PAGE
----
Princess

Princess

A True Story of Life Behind the Veil in Saudi Arabia

eBook - 1992
Average Rating:
9
1
Rate this:
In this updated 20th anniversary edition, PRINCESS describes the life of Princess Sultana Al Sa'ud, a princess in the royal house of Saudi Arabia. Hidden behind her black veil, she is a prisoner, jailed by her father, her husband and her country. Sultana tells of appalling oppressions, everyday occurrences that in any other culture would be seen as shocking human rights violations: thirteen-year-old girls forced to marry men five times their age, young women killed by drowning, stoning, or isolation in the "women's room." PRINCESS is a testimony to a woman of indomitable spirit and courage, and you will never forget her or her Muslim sisters. A New York Times bestseller, PRINCESS was named one of the 500 Great Books by Women since 1300. It was also an Alternate Selection of the Literary Guild and Doubleday Book Club and a Reader's Digest Selection.
Publisher: [United States] : Liza Dawson Associates : Made available through hoopla, 1992
ISBN: 9781452489254
1452489254
Branch Call Number: eBook hoopla
Characteristics: 1 online resource
Additional Contributors: hoopla digital

Opinion

From the critics


Community Activity

Comment

Add a Comment

AL_KATI Aug 24, 2017

This memoir sucked me in. It was fascinating and some parts were horrifying. A must read.

AL_ALICIA Aug 09, 2016

This book really opened my eyes to the experiences of women (even royal women) in the middle east. While it can be disturbing and upsetting at times, I find it to be an absolute must-read and highly recommend the whole trilogy.

l
LWillenburg
Dec 21, 2012

This was a pretty good book. I had hoped things would get better, but I guess that's real life there. I hope God really does some work in the people's lives in this country and pray for them.

BookQueen88 Oct 15, 2012

This was an eye-opener for me, too. I knew that most Muslim women in the Arab world aren't really remotely treated like queens, but even as a Saudi princess, it's the same, if not, worse. Saudi Arabia is actually the second most oppressive nation in the world (North Korea is the first).

p
pikachu025
Aug 26, 2012

At first I read this book because we were required to in lit class, but as I read on, I realized and learned so many things about Saudi Arabia that I never knew. At some points in the book it's hard to believe this is a real person's life from how disturbing some of the events are. This book is a major eye-opener, and a great read.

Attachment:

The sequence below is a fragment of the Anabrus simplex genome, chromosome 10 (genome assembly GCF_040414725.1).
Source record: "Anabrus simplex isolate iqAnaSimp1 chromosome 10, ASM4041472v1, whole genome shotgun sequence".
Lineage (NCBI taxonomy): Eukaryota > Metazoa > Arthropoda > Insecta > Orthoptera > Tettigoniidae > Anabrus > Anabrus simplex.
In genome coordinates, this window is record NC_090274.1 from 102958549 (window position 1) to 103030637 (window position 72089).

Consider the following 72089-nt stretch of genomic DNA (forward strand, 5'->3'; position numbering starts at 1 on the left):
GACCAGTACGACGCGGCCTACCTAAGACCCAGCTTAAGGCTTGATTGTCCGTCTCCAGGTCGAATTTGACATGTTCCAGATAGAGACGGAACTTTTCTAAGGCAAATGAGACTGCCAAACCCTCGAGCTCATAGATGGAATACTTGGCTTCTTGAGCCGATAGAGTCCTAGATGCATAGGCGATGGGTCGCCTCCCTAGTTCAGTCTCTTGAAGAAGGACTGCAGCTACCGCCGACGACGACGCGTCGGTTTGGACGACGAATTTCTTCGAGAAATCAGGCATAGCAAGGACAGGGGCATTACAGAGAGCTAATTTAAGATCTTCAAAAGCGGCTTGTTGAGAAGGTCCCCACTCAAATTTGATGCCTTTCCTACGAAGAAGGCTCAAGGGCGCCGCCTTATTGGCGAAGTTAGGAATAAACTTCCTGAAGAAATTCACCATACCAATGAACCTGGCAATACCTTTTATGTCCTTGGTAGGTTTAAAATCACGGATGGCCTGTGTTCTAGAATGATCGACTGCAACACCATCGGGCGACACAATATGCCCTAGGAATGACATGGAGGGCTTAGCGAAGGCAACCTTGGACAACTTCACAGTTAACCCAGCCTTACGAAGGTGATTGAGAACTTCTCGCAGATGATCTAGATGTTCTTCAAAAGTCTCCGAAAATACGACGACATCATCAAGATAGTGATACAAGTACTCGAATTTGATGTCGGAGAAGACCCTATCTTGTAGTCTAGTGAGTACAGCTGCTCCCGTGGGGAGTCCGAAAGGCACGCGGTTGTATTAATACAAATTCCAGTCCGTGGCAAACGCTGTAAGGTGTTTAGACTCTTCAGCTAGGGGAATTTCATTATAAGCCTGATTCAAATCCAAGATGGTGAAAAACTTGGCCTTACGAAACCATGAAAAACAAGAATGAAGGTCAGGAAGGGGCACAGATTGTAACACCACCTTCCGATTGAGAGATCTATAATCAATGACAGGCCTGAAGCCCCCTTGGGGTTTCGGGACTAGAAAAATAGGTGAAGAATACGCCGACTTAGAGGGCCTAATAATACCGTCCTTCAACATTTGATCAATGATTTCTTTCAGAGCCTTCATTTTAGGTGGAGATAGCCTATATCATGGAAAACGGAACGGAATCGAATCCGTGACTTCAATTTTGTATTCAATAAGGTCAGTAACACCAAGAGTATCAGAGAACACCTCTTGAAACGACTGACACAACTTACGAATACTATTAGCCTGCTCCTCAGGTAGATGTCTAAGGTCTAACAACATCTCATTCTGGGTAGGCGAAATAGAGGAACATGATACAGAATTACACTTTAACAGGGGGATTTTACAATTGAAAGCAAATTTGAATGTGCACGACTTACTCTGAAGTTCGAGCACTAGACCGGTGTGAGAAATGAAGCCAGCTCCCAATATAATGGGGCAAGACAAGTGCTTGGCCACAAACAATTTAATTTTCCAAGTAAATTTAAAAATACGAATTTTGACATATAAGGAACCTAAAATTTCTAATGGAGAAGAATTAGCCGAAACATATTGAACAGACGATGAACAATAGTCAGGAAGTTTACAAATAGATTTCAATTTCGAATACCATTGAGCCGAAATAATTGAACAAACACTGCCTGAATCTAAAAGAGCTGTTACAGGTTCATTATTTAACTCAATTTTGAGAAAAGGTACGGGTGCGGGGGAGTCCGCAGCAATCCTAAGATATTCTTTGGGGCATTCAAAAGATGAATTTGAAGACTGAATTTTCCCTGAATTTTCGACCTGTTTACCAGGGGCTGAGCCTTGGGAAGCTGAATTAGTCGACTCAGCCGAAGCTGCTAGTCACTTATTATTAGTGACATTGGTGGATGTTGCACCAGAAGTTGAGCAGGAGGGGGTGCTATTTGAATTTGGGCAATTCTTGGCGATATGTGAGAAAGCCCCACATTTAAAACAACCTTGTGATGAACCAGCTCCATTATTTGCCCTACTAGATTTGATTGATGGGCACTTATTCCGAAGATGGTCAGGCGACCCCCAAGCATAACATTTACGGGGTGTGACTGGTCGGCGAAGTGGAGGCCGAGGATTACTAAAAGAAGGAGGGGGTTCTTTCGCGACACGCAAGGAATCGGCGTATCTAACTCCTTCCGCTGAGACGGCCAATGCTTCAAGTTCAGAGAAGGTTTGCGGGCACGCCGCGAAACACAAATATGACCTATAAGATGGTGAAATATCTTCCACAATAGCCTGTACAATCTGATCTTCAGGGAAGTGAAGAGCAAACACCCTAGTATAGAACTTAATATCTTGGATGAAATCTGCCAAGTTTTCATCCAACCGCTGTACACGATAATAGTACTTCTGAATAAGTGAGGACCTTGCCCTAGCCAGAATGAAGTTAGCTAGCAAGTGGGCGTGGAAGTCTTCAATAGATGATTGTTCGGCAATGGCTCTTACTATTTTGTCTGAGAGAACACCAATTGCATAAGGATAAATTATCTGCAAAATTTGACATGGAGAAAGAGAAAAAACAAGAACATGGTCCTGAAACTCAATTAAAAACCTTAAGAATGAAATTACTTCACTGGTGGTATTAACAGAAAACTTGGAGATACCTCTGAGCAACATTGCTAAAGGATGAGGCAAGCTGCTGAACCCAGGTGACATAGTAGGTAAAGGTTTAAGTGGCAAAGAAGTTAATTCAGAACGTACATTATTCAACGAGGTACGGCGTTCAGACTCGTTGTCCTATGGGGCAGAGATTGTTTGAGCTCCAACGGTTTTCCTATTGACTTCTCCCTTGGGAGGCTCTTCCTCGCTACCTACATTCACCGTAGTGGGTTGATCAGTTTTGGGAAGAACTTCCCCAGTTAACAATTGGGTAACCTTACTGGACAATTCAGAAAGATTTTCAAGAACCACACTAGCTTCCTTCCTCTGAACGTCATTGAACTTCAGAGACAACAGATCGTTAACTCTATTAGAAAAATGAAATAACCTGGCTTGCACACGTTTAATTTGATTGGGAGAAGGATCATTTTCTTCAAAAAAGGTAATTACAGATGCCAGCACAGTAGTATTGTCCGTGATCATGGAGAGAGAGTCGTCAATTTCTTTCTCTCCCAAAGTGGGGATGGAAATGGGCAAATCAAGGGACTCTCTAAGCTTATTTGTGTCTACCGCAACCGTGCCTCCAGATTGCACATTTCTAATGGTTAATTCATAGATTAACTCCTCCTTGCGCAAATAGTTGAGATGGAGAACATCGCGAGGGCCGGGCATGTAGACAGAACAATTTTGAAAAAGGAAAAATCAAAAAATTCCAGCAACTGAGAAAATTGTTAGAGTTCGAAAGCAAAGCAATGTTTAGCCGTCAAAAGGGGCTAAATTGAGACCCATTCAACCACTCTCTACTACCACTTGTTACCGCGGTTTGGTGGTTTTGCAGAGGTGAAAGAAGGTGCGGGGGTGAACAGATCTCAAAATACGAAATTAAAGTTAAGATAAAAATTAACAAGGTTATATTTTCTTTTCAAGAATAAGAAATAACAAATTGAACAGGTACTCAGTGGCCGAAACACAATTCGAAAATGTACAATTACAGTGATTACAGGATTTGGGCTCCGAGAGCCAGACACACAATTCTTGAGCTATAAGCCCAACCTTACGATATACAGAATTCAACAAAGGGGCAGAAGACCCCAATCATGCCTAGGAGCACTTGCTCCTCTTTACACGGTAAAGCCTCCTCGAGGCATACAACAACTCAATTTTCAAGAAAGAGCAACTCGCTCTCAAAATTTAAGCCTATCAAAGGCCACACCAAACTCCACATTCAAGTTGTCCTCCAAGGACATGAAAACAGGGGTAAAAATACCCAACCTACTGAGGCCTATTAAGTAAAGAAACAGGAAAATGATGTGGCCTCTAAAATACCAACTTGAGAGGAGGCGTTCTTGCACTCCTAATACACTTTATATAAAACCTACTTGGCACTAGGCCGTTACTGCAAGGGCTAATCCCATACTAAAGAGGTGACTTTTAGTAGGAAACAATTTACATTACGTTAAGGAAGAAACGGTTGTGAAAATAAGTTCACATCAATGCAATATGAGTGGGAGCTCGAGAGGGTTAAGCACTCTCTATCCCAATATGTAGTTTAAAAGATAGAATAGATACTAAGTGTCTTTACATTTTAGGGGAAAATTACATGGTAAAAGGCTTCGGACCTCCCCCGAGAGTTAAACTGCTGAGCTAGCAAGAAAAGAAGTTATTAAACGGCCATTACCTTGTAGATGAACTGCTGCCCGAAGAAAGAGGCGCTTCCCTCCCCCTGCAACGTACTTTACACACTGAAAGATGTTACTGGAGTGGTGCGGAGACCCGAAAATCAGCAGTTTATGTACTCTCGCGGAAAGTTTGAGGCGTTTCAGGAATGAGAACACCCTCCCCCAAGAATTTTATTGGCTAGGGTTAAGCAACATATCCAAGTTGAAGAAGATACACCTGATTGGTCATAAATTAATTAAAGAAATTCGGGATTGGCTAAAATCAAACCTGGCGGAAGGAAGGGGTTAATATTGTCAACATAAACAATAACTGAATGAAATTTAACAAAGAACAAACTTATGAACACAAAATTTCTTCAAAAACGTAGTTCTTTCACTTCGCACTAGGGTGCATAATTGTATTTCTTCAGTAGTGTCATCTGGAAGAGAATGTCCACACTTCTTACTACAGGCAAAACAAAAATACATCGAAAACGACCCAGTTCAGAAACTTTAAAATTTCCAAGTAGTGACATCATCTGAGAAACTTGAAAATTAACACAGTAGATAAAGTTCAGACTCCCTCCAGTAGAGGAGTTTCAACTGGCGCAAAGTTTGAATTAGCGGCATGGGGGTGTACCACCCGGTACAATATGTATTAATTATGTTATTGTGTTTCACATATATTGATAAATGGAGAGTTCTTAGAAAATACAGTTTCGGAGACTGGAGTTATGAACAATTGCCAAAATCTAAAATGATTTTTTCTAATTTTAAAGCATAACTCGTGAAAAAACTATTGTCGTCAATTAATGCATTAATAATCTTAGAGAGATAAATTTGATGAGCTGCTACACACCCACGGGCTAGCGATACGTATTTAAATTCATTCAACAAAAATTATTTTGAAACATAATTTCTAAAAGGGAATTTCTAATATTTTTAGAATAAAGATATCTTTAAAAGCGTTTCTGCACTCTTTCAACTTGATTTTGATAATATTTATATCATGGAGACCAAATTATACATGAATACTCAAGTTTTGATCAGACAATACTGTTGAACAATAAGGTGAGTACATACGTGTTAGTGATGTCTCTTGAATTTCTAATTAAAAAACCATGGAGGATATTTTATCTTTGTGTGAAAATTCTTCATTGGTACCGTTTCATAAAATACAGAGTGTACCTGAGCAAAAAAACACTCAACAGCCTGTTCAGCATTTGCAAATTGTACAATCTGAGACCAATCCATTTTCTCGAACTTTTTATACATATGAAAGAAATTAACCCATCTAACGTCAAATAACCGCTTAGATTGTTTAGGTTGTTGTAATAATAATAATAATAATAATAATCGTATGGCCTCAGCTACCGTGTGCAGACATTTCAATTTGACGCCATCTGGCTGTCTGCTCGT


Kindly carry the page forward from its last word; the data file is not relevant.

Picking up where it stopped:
Mimi9988 Dec 30, 2011

VERY GOOD BOOK I RECOMMEND IT TO BE AN AWARD WINNING BOOK !!!!!!! VERY SAD!!!!!

l
LBARBER
Mar 27, 2011

Another book that was difficult to read because of the violence to women and children. I am glad I read it though. It was an eye opener.

b
BookBear780
Oct 13, 2010

An interesting read. Very disturbing in some parts but necessary to understand what these women must endure.

e
email_becs
Jul 04, 2010

This is a book that you can't put down. Sultana, unlike her contemporaries, is fiery and wants women to have the same rights as men, who are currently oppressing the fairer sex. She watches as men discriminate in unimaginable ways against the ladies, who are completely powerless to resist. Then, when it happens to her, she fights back with all her strength.

This book reads like a novel, but it is obvious that it is about a real woman. I can't wait to see what happens next in the next book of the trilogy, "Princess Sultana's Daughters."

Age

Add Age Suitability

e
email_becs
Jul 04, 2010

email_becs thinks this title is suitable for 18 years and over

Summary

Add a Summary

There are no summaries for this title yet.

Notices

Add Notices

There are no notices for this title yet.

Quotes

Add a Quote

There are no quotes for this title yet.

Explore Further

Subject Headings

  Loading...

Find it at MPL

  Loading...
[]
[]
To Top